Reintroduced Bearded Vulture Found Dead 100 Years After Species Disappeared

One of a pair of young bearded vultures, a species which disappeared from Germany but was later reintroduced, has been found dead.

Female bearded vulture pair Wally and Bavaria were released into the wild in the Berchtesgaden National Park in southern Germany last summer after successful reintroductions of the bird in other parts of Europe.

Also known by its scientific name, Gypaetus barbatus, the bearded vulture had disappeared from the area more than 100 years earlier.

Wally the bearded vulture
Wally, one of a pair of young bearded vultures — a species that disappeared from Germany 100 years ago but was later reintroduced — has been found dead. Markus Leitner/Zenger

Wally failed to return from her first major trip over several hundred miles to the Zugspitze, Germany's highest mountain, in mid-April, and her bones, feathers and a transmitter have been found in an inaccessible gully at an altitude of 1,500 meters (4,921 feet).

The find was made by a climbing team from the Bavarian Bird Protection Society after the transmitter unexpectedly gave a brief signal.

Bavarian Bird Protection Society chairman Norbert Schaeffer said: "We always knew that setbacks like this could happen, but we are saddened by Wally's passing."

Search for Wally the bearded vulture
Toni Wegscheider with a directional antenna during an earlier search operation for Wally. Bavarian Bird Protection Society/Zenger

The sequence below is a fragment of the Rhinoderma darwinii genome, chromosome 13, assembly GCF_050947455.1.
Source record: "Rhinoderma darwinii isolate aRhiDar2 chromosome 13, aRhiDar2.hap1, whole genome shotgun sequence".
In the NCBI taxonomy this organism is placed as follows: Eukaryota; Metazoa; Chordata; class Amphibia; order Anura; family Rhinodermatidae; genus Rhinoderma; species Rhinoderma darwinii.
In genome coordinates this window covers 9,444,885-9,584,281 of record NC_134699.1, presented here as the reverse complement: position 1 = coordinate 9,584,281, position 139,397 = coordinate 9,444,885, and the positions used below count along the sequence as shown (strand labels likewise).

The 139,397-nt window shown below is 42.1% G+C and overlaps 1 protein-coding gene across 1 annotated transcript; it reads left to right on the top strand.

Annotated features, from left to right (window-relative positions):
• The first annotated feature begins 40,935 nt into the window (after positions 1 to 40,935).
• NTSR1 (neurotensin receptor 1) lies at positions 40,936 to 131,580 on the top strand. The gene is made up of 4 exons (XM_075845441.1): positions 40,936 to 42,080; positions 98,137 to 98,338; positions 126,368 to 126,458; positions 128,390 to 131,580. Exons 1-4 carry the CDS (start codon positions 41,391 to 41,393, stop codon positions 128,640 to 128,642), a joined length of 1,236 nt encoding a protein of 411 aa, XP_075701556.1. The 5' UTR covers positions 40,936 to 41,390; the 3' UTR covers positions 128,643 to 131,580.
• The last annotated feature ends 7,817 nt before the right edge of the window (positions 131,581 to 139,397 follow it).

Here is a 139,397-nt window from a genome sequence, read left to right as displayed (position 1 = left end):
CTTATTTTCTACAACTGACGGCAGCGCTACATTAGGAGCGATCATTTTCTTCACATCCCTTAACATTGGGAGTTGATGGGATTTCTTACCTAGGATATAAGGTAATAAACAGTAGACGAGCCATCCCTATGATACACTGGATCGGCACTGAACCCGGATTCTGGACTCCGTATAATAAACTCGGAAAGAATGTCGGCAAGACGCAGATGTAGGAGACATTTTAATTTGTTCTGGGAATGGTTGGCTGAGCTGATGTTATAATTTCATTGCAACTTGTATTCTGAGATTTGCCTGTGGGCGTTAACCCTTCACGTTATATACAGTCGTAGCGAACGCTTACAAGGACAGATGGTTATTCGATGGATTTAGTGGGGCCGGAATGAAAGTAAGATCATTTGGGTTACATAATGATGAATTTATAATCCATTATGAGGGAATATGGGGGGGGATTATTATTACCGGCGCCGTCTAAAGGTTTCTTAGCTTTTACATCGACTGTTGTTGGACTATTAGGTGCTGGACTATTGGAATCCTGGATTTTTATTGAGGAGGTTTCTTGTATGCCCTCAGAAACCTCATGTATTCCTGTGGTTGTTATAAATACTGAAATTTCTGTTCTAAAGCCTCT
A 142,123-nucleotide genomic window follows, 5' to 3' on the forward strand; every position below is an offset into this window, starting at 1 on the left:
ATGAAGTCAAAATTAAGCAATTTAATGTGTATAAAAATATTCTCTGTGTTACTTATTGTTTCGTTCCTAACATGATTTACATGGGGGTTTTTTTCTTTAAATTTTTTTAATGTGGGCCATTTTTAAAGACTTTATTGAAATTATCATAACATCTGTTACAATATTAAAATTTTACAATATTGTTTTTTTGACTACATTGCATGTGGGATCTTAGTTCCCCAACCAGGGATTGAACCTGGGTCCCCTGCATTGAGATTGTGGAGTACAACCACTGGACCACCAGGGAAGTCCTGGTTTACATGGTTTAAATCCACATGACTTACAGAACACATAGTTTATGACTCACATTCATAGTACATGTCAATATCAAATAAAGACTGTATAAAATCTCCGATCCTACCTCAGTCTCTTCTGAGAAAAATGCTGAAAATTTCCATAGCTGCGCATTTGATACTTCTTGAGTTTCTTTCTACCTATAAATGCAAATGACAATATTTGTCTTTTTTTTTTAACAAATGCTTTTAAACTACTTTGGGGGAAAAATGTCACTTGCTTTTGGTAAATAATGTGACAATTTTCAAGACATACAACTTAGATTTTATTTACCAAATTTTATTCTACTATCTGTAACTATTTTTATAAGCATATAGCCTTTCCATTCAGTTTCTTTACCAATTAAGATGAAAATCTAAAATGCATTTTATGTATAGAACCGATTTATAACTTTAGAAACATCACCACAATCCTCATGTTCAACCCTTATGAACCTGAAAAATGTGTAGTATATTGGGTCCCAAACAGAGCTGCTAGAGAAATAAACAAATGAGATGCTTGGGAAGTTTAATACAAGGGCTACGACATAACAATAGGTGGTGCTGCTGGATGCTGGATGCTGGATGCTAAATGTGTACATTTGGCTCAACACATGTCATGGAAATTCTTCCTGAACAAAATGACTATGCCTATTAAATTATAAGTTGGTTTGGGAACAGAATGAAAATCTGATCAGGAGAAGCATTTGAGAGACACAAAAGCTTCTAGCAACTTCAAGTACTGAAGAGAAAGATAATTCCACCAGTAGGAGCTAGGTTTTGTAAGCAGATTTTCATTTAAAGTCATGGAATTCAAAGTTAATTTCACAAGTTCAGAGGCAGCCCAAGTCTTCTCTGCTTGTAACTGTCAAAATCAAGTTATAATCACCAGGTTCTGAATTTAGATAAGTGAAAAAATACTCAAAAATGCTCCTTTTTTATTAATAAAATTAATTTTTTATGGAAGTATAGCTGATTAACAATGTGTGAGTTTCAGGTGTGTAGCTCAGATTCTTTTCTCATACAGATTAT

"It is part of nature that a bird dies, but of course we would have wished her a long life as a bearded vulture.

"Even if there is now sad certainty, we are glad that we at least don't have to grope in the dark about her whereabouts."

The cause of Wally's death is unknown but is under investigation.

Possible causes, according to the Bavarian Bird Protection Society, include collision with cable car cables, poisoning by hunting ammunition containing lead, being shot illegally, an avalanche, or a fight with a golden eagle.

Wally the bearded vulture dies
The search party found the remains of Wally the bearded vulture in an inaccessible rock gully at 1,500 meters in the Reintal. Bavarian Bird Protection Society/Zenger

Wally was considered more domestic than Bavaria, who has flown as far as the Austrian capital of Vienna and is doing well.

The pair are reported to have had a large following, with many following their trips and keeping up to date with the search for Wally in the wake of her disappearance.

The Bavarian Bird Protection Society will soon release two more young bearded vultures into the national park to support the eastern Alpine population.

National park project manager Ulrich Brendel said: "Wally's fate underscores the need for reintroduction projects to be long-term.

"We are therefore looking forward to the forthcoming release of two more young bearded vultures in the wild in the Berchtesgaden National Park."

Bearded vultures
Two bearded vultures named Wally and Bavaria were released last summer in the Berchtesgaden National Park in Germany. Hansruedi Weyrich/Zenger

With a wingspan of up to 2.9 meters (9 feet 6 inches), bearded vultures are the largest breeding birds in the Alps.

They are harmless to humans and other animals and only eat carrion.

The species is categorized as near-threatened by the International Union for Conservation of Nature.

This story was provided to Newsweek by Zenger News.